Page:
Wild Garlic bulbs (Allium ursinum)

Allium ursinum P Broad umbel of long-stalked white flowers. Shade. 30 cm April-June. Dispatched in the Autumn. Order year round. (Also available in the Spring – see the Spring planting section)

These bulbs were grown in the UK from cultivated stock.

See below for planting advice or PDF: Planting Instructions Here

Out of stock

£0.49

Description

Allium ursinum – known as ramsons, buckrams, wild garlic, broad-leaved garlic, wood garlic, bear leek, or bear’s garlic. Flowers April – June. It grows in deciduous woodlands with moist soils, preferring slightly acidic conditions. In the British Isles, colonies are frequently associated with bluebells (Hyacinthoides non-scripta), especially in ancient woodland. It is considered to be an ancient woodland indicator species. The leaves of A. ursinum are edible; they can be used as salad, herb, boiled as a vegetable, in soup, or as an ingredient for a sauce that may be a substitute for pesto in lieu of basil. The stems are preserved by salting and eaten as a salad in Russia. A variety of Cornish Yarg cheese has a rind coated in wild garlic leaves.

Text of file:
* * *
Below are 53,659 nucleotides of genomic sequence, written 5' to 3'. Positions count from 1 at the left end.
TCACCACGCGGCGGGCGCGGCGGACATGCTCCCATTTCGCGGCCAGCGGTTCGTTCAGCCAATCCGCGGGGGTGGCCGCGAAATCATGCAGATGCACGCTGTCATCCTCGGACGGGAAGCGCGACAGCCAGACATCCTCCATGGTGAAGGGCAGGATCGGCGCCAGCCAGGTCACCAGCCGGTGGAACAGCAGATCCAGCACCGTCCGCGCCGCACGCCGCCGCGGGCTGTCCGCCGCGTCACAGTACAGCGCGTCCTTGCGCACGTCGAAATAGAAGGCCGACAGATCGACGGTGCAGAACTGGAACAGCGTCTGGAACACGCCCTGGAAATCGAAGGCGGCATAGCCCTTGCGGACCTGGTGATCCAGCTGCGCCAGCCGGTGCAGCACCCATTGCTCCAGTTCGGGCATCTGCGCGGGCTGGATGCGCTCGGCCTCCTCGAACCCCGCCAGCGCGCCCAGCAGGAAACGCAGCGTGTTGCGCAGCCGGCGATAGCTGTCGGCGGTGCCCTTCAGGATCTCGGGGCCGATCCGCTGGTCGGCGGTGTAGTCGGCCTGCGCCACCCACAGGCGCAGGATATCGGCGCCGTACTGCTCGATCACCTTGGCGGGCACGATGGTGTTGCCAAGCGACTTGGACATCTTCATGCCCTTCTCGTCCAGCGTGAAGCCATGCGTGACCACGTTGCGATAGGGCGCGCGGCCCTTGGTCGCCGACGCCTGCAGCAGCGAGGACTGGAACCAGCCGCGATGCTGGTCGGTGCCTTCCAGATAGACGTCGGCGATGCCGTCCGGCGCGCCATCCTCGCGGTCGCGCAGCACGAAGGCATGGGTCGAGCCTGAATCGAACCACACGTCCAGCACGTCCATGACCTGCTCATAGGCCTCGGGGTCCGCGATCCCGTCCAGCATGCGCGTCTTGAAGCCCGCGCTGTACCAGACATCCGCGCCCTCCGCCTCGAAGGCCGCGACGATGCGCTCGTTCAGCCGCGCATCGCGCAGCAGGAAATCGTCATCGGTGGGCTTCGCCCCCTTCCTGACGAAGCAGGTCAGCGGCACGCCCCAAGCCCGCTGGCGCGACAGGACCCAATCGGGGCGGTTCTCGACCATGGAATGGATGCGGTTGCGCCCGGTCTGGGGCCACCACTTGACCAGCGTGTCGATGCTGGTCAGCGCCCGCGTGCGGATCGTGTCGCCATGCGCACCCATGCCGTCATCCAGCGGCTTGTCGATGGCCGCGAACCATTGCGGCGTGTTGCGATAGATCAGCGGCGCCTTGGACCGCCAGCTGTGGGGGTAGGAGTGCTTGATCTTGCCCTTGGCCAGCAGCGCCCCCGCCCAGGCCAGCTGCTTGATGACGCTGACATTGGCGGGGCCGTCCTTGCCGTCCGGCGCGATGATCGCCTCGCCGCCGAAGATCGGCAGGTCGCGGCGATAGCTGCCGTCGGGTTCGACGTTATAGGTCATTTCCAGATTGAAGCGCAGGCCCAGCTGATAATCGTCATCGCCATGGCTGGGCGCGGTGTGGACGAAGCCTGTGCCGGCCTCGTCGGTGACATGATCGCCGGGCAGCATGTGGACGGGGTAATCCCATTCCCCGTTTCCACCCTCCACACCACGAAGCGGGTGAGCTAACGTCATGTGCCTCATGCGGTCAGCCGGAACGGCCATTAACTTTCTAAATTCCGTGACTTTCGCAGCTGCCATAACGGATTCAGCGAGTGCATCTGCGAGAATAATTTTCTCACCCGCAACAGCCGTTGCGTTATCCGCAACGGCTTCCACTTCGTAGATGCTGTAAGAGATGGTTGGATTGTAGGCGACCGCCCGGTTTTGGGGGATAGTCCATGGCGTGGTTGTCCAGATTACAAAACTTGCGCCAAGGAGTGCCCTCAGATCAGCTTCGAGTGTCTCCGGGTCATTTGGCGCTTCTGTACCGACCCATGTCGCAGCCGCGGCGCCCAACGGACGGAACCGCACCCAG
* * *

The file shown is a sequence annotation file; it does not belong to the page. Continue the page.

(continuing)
Plant bulbs approx. 8cm (3-4 inches) deep in small clumps of 4 – 12. When the clumps become dense, lift and separate after flowering whilst still in leaf.

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